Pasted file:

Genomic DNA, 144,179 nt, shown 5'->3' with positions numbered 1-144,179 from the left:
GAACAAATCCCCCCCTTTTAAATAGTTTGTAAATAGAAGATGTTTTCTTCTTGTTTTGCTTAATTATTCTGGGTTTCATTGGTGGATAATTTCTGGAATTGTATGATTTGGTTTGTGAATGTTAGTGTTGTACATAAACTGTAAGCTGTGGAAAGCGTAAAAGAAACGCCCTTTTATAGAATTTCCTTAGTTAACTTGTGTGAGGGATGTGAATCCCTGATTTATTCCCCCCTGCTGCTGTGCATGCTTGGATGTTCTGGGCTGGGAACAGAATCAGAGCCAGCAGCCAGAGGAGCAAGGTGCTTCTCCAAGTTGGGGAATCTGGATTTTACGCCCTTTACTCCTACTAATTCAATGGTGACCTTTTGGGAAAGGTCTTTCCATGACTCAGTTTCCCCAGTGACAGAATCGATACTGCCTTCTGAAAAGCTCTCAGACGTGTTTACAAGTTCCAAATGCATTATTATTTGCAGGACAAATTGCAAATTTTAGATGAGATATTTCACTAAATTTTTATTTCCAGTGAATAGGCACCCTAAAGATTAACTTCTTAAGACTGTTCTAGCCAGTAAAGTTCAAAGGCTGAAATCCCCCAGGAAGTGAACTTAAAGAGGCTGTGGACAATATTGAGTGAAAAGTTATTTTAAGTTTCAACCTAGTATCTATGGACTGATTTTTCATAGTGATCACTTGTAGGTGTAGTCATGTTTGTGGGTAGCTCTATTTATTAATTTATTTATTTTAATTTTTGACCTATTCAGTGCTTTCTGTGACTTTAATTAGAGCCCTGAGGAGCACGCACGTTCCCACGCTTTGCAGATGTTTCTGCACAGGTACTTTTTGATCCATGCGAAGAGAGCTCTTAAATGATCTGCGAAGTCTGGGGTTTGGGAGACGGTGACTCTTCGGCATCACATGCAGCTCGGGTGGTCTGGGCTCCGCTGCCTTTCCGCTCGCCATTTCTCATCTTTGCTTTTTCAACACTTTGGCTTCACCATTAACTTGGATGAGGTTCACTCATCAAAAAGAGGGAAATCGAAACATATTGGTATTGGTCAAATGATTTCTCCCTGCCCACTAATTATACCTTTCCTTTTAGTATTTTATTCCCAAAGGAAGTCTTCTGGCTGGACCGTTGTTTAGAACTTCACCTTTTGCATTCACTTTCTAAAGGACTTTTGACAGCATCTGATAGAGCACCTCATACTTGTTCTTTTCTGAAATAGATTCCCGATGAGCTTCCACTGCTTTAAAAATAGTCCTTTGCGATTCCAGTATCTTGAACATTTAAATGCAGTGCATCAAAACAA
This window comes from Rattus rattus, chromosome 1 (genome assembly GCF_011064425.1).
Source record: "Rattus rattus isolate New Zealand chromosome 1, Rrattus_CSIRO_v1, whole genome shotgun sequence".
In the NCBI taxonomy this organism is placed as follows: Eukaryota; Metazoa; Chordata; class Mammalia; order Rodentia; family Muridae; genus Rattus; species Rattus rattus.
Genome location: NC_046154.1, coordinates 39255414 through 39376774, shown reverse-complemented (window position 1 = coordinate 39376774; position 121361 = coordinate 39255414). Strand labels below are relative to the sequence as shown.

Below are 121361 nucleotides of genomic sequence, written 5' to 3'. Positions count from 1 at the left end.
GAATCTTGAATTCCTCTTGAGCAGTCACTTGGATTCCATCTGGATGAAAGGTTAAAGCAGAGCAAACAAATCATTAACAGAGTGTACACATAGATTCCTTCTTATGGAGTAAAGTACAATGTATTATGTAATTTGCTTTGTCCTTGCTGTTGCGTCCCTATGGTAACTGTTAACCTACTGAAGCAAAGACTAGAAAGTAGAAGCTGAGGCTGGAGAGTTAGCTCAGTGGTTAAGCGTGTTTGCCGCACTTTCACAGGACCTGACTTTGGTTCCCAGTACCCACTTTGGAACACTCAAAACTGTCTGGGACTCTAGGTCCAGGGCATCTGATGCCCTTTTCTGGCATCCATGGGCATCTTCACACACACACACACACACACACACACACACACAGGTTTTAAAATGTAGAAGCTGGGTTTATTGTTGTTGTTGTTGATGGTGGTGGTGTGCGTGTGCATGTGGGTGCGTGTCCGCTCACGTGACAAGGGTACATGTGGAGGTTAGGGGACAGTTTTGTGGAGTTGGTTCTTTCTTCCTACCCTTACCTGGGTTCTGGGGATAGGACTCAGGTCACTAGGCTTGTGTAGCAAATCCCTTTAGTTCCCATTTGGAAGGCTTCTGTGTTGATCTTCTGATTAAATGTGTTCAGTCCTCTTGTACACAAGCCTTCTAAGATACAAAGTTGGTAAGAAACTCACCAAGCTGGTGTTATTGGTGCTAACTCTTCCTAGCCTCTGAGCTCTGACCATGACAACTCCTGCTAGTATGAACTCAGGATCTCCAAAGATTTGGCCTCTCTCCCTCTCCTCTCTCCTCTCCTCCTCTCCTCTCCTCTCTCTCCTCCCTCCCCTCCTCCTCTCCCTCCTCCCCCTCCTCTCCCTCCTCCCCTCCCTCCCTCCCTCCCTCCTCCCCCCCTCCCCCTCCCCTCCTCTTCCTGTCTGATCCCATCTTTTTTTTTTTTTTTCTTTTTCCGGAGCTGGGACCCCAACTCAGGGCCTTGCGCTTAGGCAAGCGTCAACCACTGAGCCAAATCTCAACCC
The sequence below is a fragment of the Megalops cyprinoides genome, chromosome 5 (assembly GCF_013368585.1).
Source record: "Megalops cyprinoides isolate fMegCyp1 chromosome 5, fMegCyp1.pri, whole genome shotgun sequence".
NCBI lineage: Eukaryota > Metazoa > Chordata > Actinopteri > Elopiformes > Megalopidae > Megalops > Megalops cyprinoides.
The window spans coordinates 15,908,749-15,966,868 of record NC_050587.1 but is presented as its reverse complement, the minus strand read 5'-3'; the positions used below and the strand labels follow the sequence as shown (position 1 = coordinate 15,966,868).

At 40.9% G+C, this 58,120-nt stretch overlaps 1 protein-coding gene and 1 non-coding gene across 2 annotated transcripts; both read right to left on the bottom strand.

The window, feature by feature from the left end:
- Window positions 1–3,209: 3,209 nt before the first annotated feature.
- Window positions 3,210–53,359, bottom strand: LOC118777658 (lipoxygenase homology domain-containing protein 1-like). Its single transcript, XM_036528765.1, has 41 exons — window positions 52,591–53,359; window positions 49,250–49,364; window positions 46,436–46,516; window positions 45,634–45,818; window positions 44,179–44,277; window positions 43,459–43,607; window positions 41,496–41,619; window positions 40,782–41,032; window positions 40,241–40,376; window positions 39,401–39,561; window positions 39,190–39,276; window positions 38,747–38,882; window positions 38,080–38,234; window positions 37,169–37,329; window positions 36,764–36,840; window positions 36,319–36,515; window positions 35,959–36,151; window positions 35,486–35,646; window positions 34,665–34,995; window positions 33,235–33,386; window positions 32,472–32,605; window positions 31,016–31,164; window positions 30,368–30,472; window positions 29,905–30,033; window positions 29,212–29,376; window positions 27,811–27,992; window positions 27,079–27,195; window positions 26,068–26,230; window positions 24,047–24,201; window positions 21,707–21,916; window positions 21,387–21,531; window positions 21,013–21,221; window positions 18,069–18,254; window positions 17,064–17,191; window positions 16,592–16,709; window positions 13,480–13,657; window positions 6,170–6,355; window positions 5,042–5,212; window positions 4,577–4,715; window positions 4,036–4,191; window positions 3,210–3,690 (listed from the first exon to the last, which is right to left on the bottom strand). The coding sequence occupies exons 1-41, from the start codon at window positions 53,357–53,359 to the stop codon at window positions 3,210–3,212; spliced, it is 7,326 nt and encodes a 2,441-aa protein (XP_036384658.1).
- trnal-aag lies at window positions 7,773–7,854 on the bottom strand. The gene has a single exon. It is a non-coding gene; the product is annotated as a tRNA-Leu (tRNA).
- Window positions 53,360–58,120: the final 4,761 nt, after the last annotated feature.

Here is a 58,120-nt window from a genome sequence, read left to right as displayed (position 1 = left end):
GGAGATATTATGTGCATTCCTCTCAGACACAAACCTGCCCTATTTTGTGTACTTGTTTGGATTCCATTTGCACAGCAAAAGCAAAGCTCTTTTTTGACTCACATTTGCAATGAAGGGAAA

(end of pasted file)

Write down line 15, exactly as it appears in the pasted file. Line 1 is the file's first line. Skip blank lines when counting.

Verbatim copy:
- Window positions 1–3,209: 3,209 nt before the first annotated feature.